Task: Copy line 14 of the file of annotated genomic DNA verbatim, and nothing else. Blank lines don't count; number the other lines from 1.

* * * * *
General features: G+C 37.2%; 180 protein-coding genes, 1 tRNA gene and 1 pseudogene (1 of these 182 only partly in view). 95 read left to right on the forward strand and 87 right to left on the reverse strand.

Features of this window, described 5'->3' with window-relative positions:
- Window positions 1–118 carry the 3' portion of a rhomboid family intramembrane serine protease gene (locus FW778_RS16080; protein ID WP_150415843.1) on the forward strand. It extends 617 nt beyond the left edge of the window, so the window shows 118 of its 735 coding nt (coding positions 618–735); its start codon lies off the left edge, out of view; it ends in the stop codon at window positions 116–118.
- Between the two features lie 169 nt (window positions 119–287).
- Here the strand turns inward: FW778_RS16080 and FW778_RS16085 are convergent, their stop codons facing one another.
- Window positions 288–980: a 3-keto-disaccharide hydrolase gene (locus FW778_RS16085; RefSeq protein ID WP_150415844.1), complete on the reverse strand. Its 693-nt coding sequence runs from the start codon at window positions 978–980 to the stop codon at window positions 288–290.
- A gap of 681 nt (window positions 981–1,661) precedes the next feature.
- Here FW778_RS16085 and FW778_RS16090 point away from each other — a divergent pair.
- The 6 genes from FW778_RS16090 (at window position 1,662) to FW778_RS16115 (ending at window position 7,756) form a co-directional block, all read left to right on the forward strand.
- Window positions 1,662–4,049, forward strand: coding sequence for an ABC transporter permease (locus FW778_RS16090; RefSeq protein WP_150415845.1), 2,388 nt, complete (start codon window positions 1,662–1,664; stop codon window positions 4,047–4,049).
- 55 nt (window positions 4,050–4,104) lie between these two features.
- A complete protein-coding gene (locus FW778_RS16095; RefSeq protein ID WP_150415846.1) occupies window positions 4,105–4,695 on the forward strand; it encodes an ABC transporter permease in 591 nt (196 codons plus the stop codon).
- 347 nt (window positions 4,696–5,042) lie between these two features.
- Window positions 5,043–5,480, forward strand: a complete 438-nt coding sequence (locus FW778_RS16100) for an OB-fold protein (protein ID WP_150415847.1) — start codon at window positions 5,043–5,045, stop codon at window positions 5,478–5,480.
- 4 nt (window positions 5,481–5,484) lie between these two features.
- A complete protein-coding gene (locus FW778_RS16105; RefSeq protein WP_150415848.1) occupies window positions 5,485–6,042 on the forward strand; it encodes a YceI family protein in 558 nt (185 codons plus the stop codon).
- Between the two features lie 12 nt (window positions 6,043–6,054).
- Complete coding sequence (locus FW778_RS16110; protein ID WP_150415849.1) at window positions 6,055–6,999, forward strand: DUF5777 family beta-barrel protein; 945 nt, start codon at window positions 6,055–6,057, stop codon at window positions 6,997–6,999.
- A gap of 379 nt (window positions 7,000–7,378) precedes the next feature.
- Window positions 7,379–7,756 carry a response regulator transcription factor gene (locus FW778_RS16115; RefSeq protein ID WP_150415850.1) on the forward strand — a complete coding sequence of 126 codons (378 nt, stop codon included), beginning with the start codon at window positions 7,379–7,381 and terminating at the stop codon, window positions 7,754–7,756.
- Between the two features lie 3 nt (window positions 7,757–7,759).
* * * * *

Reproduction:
- Window positions 5,043–5,480, forward strand: a complete 438-nt coding sequence (locus FW778_RS16100) for an OB-fold protein (protein ID WP_150415847.1) — start codon at window positions 5,043–5,045, stop codon at window positions 5,478–5,480.